“An I must fight, the which God forbid, yet once this my sword is drawn ne’er shall it rest till I lie dead or Black Ivo is no more.”
Then did the archer stare upon my Beltane in amaze with eyes full wide and mouth agape, nor spake he for awhile, then:
“Black Ivo—thou!” he cried, and laughed amain. “Go to, my tender youth,” said he, “methinks a lute were better fitted to thy hand than that great sword o’ thine.” Now beholding Beltane’s gloomy face, he smiled within his hand, yet eyed him thoughtfully thereafter, and so they went with never a word betwixt them. But, in a while, the archer fell to snuffing the air, and clapped Beltane upon the shoulder.
“Aha!” quoth he, “methinks we reach the fair Duchy of Pentavalon; smell ye aught, brother?” And now, indeed, Beltane became aware of a cold wind, foul and noisome, a deadly, clammy air breathing of things corrupt, chilling the flesh with swift unthinking dread; and, halting in disgust, he looked about him left and right.
“Above—above!” cried Giles o’ the Bow, “this is Sir Pertolepe’s country—look you heavenward, Sir Innocence!”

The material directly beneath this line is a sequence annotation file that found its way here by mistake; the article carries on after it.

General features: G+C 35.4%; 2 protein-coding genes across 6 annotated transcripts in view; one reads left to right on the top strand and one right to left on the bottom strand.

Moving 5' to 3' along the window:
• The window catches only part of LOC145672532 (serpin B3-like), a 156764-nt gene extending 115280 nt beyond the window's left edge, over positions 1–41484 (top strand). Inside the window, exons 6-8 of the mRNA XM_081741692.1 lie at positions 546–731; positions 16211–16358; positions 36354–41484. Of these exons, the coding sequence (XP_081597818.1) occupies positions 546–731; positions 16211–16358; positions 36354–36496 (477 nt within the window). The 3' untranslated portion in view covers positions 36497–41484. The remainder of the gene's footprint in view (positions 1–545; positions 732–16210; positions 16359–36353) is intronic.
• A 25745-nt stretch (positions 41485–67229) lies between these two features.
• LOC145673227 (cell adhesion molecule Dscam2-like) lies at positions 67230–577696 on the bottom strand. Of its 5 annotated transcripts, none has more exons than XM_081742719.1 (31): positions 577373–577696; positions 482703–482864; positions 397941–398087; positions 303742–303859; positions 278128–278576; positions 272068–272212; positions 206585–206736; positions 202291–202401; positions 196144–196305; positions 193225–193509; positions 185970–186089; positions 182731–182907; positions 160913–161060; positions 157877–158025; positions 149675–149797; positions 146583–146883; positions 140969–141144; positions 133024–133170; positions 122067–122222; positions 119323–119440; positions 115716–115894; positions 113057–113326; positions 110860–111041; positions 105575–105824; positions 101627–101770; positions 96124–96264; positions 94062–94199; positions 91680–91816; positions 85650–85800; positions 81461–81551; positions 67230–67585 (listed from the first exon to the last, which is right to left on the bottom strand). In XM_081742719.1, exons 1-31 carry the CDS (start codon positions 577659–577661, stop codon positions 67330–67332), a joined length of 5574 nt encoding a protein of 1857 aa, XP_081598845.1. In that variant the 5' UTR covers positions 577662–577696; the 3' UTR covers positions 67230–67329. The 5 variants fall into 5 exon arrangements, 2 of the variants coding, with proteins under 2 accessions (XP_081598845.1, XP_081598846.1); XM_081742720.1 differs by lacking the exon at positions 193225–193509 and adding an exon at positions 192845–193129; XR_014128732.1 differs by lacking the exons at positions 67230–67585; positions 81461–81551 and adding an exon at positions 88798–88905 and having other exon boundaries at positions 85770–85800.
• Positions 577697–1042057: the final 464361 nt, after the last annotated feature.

Then, lifting his eyes to the shivering leaves overhead, Beltane of a sudden espied a naked foot—a down-curving, claw-like thing, shrivelled and hideous, and, glancing higher yet, beheld a sight to blast the sun from heaven: now staring up at the contorted horror of this shrivelled thing that once had lived and laughed, Beltane let fall his staff and, being suddenly sick and faint, sank upon his knees and, covering his eyes, crouched there in the grass the while that grisly, silent thing swayed to and fro above him in the gentle wind of morning and the cord whereby it hung creaked faintly.
“How now—how now!” cried Giles; “do ye blench before this churlish carrion? Aha! ye shall see the trees bear many such hereabouts. Get up, my qualmish, maid-like youth; he ne’er shall injure thee nor any man again—save by the nose—faugh! Rise, rise and let us be gone.”
So, presently Beltane, shivering, got him to his feet and looking up, pale-faced, beheld upon the ragged breast a parchment with this legend in fair, good writing:
Then spake Beltane ’twixt pallid lips:
“And do they hang men for killing deer in this country?”
“Aye, forsooth, and very properly, for, heed me, your ragged rogues be a plenty, but a stag is a noble creature and something scarcer— moreover they be the Duke’s.”
“By whose order was this done?”
“Why, the parchment beareth the badge of Sir Pertolepe, called the Red. But look you, Sir Innocent, no man may kill a deer unless he be of gentle blood.”
“’Tis so the law!”
“And who made the law?”
“Why—as to that,” quoth Giles, rubbing his chin, “as to that—what matters it to you or me? Pah! come away lest I stifle!”